Brocade Pitches Open Networking to Cash-Strapped Feds

networking servers
Credit: Bruno Cordioli

Brocade is taking aim at the federal government, promising a more efficient, cost-effective networking environment that nurtures innovation with open protocols to support multiple service providers.

WASHINGTON – If storage and compute power can be purchased on a usage-based pricing model, like a utility, then why can't networking follow the same path? Moreover, why shouldn't that network run on an open architecture that fosters competition among multiple service providers?

That's Brocade's pitch to the federal government – a market that the networking vendor is targeting aggressively in its bid to gain share from its larger rival Cisco Systems.

For weeks, Brocade has blanketed subway stations in the nation's capital with its Network Facts ad campaign, touting the cost savings and efficiency gains to be won with a pay-per-use networking environment built on open protocols to support a multi-vendor environment.

Last week, CEO Lloyd Carney made the rounds in town, meeting with military and civilian officials and speaking at the Federal Forum 2014, which Brocade co-hosted. In all of those meetings, Carney said, CIOs and other IT leaders stressed the severe budget pressure under which they've been operating.

[ Survey: Government Networks Unprepared for Cloud, Big Data Transitions ]

"There's not more money for you, right? There's not more resources," Carney told his audience of federal IT workers. "No one that I've talked to in the federal space thinks somehow [the] economy turns around [and] you're going to get more money for what you're doing. You have to do more with less, and a big part of what we are doing here is enabling you to do that."

Open Networking Offers Savings and Flexibility

Earlier this year, Brocade commissioned a survey of federal network managers. They reported that the environments they manage are overly complex – and that simplified networks could reduce downtime and save the government billions.

In that poll, respondents cited a variety of reasons why the networks they manage continue to grow more complex, including rising numbers of users, server virtualization and cloud computing, more mobile workers and data center consolidation.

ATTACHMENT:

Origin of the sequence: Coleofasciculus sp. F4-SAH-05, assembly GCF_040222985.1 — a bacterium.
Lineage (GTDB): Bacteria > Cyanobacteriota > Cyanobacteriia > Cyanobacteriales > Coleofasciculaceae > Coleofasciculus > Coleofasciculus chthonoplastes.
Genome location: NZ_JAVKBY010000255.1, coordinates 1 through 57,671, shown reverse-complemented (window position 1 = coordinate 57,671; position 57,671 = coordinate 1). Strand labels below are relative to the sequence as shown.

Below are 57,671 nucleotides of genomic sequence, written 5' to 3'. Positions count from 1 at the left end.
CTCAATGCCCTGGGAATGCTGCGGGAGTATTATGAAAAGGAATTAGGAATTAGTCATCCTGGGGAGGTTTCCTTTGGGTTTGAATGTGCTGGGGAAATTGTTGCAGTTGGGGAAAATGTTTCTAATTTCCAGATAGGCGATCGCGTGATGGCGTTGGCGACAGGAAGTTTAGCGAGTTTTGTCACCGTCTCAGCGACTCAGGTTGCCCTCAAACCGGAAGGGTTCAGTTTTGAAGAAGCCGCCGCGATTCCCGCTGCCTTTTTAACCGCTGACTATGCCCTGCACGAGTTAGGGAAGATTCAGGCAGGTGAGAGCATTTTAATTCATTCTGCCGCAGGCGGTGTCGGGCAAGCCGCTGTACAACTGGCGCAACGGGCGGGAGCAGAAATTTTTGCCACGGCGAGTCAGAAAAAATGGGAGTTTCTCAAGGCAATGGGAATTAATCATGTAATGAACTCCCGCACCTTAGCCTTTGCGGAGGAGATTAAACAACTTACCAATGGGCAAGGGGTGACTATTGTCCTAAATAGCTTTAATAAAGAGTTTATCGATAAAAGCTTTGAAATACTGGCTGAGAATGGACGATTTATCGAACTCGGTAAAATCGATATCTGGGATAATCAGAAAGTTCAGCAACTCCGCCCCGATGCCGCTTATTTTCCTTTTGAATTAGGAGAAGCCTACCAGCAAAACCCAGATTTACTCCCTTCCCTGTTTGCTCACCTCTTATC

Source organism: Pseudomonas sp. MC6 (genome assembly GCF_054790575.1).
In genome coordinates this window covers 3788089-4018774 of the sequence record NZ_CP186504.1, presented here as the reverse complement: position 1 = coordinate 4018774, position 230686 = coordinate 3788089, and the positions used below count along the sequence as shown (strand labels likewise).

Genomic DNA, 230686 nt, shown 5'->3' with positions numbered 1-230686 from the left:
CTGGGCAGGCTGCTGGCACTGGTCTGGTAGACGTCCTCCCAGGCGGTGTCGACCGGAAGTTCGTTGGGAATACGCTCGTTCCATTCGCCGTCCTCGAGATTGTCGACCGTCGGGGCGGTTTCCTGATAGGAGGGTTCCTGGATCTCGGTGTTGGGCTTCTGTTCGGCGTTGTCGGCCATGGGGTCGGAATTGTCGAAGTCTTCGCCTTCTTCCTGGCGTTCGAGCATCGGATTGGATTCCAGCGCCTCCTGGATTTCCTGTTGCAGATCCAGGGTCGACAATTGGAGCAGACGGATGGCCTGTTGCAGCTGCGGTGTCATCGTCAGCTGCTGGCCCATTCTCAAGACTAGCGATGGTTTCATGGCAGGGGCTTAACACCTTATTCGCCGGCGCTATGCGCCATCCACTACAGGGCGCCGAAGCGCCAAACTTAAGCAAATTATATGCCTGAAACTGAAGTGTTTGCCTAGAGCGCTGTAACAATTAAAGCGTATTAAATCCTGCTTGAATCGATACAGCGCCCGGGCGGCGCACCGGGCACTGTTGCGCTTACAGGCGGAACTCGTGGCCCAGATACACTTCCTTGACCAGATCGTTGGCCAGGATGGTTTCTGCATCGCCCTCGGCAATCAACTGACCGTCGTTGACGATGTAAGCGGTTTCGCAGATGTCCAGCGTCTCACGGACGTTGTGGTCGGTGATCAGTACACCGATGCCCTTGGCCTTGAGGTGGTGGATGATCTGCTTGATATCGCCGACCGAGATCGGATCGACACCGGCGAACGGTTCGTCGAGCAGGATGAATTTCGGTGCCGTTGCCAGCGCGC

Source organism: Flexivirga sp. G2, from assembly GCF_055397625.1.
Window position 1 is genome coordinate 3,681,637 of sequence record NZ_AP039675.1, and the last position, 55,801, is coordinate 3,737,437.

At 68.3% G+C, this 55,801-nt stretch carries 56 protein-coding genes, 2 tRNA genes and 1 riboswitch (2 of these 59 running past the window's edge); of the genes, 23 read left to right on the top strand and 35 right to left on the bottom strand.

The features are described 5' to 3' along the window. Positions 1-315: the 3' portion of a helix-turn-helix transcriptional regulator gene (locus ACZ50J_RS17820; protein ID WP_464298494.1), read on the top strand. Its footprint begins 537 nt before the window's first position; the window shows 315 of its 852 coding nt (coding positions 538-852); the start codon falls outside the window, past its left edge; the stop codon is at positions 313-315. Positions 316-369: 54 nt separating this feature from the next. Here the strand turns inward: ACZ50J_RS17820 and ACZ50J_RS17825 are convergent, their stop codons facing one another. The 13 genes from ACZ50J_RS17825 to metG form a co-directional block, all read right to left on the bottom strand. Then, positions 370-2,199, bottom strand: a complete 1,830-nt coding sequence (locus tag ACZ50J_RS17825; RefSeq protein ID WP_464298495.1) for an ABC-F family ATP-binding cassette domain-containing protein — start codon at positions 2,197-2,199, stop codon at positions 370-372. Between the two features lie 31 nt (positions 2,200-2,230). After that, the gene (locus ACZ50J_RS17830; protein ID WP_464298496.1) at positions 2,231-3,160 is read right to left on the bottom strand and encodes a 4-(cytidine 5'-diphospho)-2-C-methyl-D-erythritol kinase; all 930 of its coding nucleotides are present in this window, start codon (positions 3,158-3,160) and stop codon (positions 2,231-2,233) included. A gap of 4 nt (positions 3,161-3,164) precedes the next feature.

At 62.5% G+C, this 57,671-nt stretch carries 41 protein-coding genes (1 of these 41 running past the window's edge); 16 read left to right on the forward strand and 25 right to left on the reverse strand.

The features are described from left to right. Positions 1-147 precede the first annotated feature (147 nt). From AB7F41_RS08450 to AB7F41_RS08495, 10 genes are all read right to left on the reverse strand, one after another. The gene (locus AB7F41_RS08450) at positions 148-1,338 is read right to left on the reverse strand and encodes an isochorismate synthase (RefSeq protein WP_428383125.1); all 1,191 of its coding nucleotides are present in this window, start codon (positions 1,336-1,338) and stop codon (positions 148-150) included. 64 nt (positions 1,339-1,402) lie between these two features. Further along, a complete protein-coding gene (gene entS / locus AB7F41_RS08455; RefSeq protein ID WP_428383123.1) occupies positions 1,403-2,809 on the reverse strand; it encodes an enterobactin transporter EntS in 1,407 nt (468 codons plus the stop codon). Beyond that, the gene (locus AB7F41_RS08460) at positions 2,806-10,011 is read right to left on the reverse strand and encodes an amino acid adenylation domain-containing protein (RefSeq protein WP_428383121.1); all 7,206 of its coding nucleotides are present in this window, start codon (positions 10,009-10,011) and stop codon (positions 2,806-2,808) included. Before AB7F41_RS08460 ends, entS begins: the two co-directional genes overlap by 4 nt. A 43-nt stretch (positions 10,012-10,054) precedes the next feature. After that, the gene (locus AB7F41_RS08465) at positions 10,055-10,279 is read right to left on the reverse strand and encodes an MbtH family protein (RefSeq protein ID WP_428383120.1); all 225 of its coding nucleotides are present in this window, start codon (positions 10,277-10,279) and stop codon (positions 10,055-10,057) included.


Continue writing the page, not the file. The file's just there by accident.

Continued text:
To Brocade, that translated into an endorsement of its approach to networking: The use of open, non-proprietary standards to support interoperability. As the argument goes, allowing multiple vendors into the network environment will spur competition among service providers, driving down prices and avoiding the trap of vendor lock-in that federal IT workers take pains to avoid when weighing their options for moving to the cloud.

"Single-vendor architectures are less efficient. This is not debatable," Carney says. "When you have multiple vendors trying to solve for a problem, you get innovation."

Carney positions Brocade as a disruptive force in the networking field, championing the open, inclusive approach the firm pushes with its equipment. He says he sees historical precedent in the demise of Wang Laboratories, a dominant computer vendor in that flourished in the 1980s with a line of word processors but "completely missed the PC." Similarly, Carney attributes the recent descent of BlackBerry to the willingness of Apple and Google Android to offer up their platforms for developers to build the apps that have added immense value to the handsets.

"In any industry, the dominant player never leads the transition," Carney says. "The last person you should expect to take you to the next level of networking is the current dominant player. It has never happened in the history of technology – and it's not happening now."

[ Related: Brocade Unleashes a Data Center Barrage ]

When IT vendors make their case to a federal audience, cost is invariably a part of their pitch. So, too, with Brocade, which takes a cue from the metered-pricing model that cloud providers commonly offer.

In the networking space, that means letting customers "flex" up and down the number of ports they pay for. So, in a week of heavy network congestion, an agency might pay for and use 2,000 ports. Then, if traffic drops off, the same agency might be billed for half that the following week.

"Your network is a utility. You pay for the electricity you use. You pay for the water you use. Why not pay for the networking you use?" Carney says. "The storage guys do that. The server guys do that. Why not networking guys? Why shouldn't we offer the same flexibility for your data center as a service – as a utility – that everybody else does?"

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